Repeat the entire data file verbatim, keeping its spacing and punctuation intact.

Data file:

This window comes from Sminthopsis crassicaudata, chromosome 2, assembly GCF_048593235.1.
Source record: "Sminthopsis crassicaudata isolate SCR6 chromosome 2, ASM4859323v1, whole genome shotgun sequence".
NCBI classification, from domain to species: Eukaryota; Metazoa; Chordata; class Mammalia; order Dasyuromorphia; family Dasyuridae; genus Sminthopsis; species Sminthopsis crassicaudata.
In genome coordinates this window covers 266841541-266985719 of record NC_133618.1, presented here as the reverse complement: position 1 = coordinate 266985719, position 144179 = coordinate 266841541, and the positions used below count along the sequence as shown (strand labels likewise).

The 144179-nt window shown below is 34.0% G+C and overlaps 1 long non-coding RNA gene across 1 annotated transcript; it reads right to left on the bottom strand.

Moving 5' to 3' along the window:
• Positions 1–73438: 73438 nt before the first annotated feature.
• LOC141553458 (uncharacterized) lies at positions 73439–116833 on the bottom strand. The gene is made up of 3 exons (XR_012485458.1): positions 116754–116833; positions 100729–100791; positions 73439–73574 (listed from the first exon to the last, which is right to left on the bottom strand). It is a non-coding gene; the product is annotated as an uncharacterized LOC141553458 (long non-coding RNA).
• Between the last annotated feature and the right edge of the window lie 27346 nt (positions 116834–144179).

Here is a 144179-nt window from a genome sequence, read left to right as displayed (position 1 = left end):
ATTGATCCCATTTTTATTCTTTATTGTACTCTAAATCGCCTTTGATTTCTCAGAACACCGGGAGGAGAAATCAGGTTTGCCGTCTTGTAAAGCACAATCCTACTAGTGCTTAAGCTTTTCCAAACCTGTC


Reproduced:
This window comes from Sminthopsis crassicaudata, chromosome 2, assembly GCF_048593235.1.
Source record: "Sminthopsis crassicaudata isolate SCR6 chromosome 2, ASM4859323v1, whole genome shotgun sequence".
NCBI classification, from domain to species: Eukaryota; Metazoa; Chordata; class Mammalia; order Dasyuromorphia; family Dasyuridae; genus Sminthopsis; species Sminthopsis crassicaudata.
In genome coordinates this window covers 266841541-266985719 of record NC_133618.1, presented here as the reverse complement: position 1 = coordinate 266985719, position 144179 = coordinate 266841541, and the positions used below count along the sequence as shown (strand labels likewise).

The 144179-nt window shown below is 34.0% G+C and overlaps 1 long non-coding RNA gene across 1 annotated transcript; it reads right to left on the bottom strand.

Moving 5' to 3' along the window:
• Positions 1–73438: 73438 nt before the first annotated feature.
• LOC141553458 (uncharacterized) lies at positions 73439–116833 on the bottom strand. The gene is made up of 3 exons (XR_012485458.1): positions 116754–116833; positions 100729–100791; positions 73439–73574 (listed from the first exon to the last, which is right to left on the bottom strand). It is a non-coding gene; the product is annotated as an uncharacterized LOC141553458 (long non-coding RNA).
• Between the last annotated feature and the right edge of the window lie 27346 nt (positions 116834–144179).

Here is a 144179-nt window from a genome sequence, read left to right as displayed (position 1 = left end):
ATTGATCCCATTTTTATTCTTTATTGTACTCTAAATCGCCTTTGATTTCTCAGAACACCGGGAGGAGAAATCAGGTTTGCCGTCTTGTAAAGCACAATCCTACTAGTGCTTAAGCTTTTCCAAACCTGTC